“The most important thing is the color. This raya, the solid blank flag, was the Prophet Mohammed’s war banner,” he explains. “This flag compresses time and space – it harks back to where they came from and where they are going. It is not just the color of jihad and of the caliphate, but it represents the coming of what some believers see as the final battle and the day of resurrection.” In other words, he explains, there’s a kind of Islamic end-of-days element in the flag, pitting the forces of Islam against the Christian West.

To some Muslims, the choice of flag is worrying because of the symbolic weight of its absence of color. A look at other Islamists militant movements in the region makes them seem almost tame by comparison; Hamas’ flag is green, Hizbollah’s yellow. But like the flags of other jihadist groups the al-Nusra Front and Hizb ut-Tahrir—which also seeks a worldwide caliphate to replace nation-states laid out by Western powers nearly a century 100 years ago—the ISIS flag is set in stark, featureless black.

“The flag represents a lot things outside observers don’t realize, but people in the Middle East understand the importance of colors,” says Ranstorp. “The point of the war banner is showing the will to destroy the world order. If one understood that properly, you could use that to detect who is really involved.” For example, he says, the law enforcement and intelligence communities could be savvier about detecting who among youth in Westerns countries is being drawn to the ideology and might end up getting lured to fight for ISIS abroad.

“There is a meaning to these symbols, that could be utilized, but we haven’t really. In many places they are selling rings with the same Seal of Mohammed. You’ll find it on many Islamic State social media sites. This symbol tells us where they have come from, the sacredness of their mission and what they want – a caliphate.”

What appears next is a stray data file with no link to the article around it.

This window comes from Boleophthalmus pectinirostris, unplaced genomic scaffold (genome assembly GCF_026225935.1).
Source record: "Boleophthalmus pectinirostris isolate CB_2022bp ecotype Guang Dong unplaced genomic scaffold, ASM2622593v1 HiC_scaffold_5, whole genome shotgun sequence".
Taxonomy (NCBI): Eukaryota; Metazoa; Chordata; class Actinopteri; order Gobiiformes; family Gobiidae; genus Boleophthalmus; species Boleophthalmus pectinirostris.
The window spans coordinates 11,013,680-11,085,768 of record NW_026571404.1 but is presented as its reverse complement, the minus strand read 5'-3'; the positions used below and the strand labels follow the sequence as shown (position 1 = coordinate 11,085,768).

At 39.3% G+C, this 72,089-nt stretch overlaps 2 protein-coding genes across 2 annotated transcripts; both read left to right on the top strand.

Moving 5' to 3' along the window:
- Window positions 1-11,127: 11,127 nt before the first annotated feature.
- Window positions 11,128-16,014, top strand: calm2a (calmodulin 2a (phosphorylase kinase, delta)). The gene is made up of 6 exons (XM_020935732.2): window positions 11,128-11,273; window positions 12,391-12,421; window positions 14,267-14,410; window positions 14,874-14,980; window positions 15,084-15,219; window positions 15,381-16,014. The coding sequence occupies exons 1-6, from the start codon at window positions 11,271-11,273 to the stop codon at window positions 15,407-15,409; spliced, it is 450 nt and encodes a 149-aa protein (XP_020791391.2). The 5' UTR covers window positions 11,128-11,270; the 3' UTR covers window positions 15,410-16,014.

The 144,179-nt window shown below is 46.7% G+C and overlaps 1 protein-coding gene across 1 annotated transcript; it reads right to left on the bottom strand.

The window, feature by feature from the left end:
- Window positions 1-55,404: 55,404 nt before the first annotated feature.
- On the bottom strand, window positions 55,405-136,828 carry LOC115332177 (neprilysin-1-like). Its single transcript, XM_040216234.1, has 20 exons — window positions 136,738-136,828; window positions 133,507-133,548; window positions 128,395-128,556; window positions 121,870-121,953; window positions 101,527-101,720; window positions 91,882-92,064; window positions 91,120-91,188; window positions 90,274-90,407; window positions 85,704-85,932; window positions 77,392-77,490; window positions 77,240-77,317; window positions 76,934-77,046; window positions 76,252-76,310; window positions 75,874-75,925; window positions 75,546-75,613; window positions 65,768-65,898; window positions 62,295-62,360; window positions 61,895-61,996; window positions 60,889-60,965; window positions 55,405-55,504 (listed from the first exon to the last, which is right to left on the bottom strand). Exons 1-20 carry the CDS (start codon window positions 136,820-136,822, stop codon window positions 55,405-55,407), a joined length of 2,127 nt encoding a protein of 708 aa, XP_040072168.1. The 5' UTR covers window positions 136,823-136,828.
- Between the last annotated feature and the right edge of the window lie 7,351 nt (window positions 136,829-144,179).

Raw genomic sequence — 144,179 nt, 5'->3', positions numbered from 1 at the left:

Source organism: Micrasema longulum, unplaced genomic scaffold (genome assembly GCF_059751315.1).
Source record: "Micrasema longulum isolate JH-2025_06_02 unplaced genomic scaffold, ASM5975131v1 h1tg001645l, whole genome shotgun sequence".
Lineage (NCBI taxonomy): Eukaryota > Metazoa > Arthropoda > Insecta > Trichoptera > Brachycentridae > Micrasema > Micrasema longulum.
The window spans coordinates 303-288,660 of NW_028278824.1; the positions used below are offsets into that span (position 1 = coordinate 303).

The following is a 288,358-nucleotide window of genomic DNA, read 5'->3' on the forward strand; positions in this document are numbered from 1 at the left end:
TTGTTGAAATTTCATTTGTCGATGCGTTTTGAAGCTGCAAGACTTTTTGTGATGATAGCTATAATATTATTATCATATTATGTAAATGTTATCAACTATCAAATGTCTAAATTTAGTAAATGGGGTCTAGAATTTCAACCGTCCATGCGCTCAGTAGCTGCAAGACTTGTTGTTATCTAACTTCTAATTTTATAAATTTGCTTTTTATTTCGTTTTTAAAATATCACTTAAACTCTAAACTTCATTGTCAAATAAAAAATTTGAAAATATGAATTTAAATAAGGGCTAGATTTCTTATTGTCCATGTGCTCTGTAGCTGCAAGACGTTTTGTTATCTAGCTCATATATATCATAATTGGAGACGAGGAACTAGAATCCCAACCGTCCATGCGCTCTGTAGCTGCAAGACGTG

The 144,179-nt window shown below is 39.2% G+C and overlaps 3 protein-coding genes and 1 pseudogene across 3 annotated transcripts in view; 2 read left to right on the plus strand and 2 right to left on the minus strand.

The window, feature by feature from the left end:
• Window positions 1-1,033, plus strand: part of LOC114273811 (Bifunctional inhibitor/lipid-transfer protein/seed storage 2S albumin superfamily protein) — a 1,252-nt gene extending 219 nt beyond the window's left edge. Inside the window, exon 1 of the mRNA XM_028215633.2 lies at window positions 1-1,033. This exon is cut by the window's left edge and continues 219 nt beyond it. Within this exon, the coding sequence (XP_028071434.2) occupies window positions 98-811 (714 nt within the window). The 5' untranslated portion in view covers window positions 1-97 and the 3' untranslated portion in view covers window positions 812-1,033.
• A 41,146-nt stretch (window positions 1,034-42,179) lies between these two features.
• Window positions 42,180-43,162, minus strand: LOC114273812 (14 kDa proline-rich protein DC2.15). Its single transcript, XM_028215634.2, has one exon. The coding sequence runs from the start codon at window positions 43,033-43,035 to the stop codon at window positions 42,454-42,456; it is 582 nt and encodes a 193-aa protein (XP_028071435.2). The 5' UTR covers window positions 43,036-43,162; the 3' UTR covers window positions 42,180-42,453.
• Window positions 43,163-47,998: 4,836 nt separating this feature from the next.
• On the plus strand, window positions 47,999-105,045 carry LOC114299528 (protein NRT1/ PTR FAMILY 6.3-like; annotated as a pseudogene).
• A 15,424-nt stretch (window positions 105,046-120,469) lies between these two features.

Ian MacDonald, 15 September 2014

Early sightings of the flag

Image from William Garrison, June 5 2011

About two years ago (closer to three), I emailed an "Unknown Black Flag" as a jpeg to you and recently, I saw its actual use (at least on a billboard) in the attached image.
William Garrison, 5 June 2011

original image from William Garrison, 4 August 2008

The flag seems to be religious in nature. My Arabic is poor, but I kind of know the alphabet; the writing in the white circle says (I'm pretty sure) "God's messenger Mohammed" and it looks like a couple of "Allahs" above it.
Albert S. Kirsch, 5 Jun 2011

This sounds like the usual "No god but Allah and Mohammed is his messenger" formula? I don't know whether it can be broken up into two design elements like that though...
Eugene Ipavec, 6 June 2011

The white circle with inscription Muhammad Rasul Allah is the seal of Messenger of God which he used on his letters. To get a full Shahadah, the author of flag added the first part (There is no god but God) above the seal.
Amer Sulejmanagic, 7 June 2011

Looking at the Wikipedia entry on the Al-Shabaab or Shabaab (Arabic for "youth"), an illegal armed group in Somalia, one can notice the flag with the black background is their War Flag. They also have a variant white flag dubbed the Administration flag. They even have a logo.
Esteban Rivera, 11 June 2011

An article called "The Black Flag" begins "A mysterious Islamist banner has been popping up across the Middle East, from Benghazi to Lebanon. Is it a simply a sign of faith or the battle flag of al Qaeda?" by William McCants (November 7, 2001)
Dave Martucci, 8 November 2011

This flag is identified as the "Islamic State of Iraq's flag" at "On Flags, Islamic History, and al-Qa’ida."
William Garrison, 8 November 2011, and Esteban Rivera, 11 November 2011

This flag is also reported in use in Yemen - see http://www.foreignpolicy.com/articles/2012/03/09/land_of_the_black_flag#4.
Bill Garrison, 13 March 2012